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General History & Politics
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An Illustrated History
Gilles Munier; photography by Erik Bonnier
Iraq’s contemporary image provides few clues to the magnificence and power of her past. Known as Mesopotamia (“land between the two rivers”), Iraq, which lies between the Tigris and Euphrates rivers, was probably the earliest center...
introduction by Chris Hedges; photography by the Associated Press
Risking their lives, intrepid journalists and photographers have labored in often desperate conditions to bring images of war-torn Iraq to the rest of the world. Since no war in US history has had more carefully managed press coverage than this one,...
Isle of Wight, Portsmouth, & the Solent
A Cultural History
The Isle of Wight is England's largest island, but its diamond-shape is at most 23 miles long and 13 miles wide. Anchored close to the Hampshire coast, its location has created a sheltered waterway, the Solent, with its own local roadsteads and a...
Lenin and the Russian Revolution
Antonella Salomoni; translated by David Stryker
In February 1917, the centuries-old and immense empire of the Czars, ally of the US and Britain during World War I, suddenly collapses. Eight months later, the revolutionaries, under Lenin's leadership, take power and sign an armistice with Germa...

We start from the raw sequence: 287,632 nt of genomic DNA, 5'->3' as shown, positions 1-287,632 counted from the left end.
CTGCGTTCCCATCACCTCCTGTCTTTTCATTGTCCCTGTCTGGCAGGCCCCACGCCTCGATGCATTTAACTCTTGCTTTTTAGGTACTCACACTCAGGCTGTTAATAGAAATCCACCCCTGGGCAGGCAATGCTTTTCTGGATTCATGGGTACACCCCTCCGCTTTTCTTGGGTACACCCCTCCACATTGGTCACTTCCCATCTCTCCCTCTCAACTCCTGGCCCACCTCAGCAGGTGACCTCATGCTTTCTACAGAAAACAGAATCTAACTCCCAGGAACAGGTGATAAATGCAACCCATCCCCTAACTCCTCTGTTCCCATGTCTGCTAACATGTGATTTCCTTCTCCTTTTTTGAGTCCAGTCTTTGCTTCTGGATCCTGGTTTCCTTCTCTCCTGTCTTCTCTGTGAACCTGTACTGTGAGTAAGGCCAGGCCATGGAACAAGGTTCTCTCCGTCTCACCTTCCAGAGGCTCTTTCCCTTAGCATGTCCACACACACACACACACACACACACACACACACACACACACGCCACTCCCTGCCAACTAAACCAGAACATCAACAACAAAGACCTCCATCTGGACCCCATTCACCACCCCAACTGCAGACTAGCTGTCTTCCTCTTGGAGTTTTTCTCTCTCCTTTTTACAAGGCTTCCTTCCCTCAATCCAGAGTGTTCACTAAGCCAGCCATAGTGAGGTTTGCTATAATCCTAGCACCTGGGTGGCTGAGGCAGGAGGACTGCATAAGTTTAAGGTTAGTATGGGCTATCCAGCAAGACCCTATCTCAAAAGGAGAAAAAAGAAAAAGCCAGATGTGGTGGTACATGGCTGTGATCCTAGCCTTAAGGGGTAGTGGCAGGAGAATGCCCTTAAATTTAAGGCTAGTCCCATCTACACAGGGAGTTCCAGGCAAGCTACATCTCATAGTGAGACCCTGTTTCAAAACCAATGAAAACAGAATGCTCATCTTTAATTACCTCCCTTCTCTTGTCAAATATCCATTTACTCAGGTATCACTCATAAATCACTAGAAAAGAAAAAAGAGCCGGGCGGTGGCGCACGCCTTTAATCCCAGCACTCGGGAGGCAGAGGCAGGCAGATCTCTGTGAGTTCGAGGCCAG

Let Freedom Reign
The Words of Nelson Mandela
edited and introduced by Henry Russell; foreword by André Brink
This collection marks the 20th anniversary of Nelson Mandela's release from prison and analyzes the linguistic features, content and context of Mandela's speeches.
On February 11, 1990 Nelson Mandela was released from Rob...
A Cultural and Literary Companion
Lisbon stands alone as the last city on the western edge of Europe: a capital and port rich with a history of exploration and discovery, a place immersed in romantic dreams of its maritime past. Shackled by the decades of Salazar's dictatorship,...
A Summary in Light Verse of Mein Kampf
Richard Ferrar Patterson; illustrated by W. Heath Robinson; introduction by Morris Heggie
First published in 1940; New introduction by Morris Heggie, Former editor of "The Dandy" and leading comic archivist
When Germany invaded Poland on 1 September 1939, to reclaim the land they "lost" after World War One,...
Beginning with the state’s earliest settlers, Ben Wynne explores the paradox that is Mississippi—its rich soil and namesake river, yet its vulnerability to natural disasters such as Hurricane Katrina. It is one of the US’s poorest s...
More Than Cowboys
Travels Through the History of the American West
Many books about the American West leave out the more intriguing details...
For example, when, in 1803, the young USA doubled its size with the purchase from France of an unexplored vastness called La Louisiane, it was a British bank which...
India, Pakistan and Global Nuclear Disarmament
Praful Bidwai and Achin Vanaik; introduction by Arundhati Roy
The recent Indian and Pakistani nuclear tests brought nuclear proliferation and the terrible threat of nuclear war back to the world's center stage. The south Asian nuclear moves have raised regional tensions, transformed Kashmir into a potential...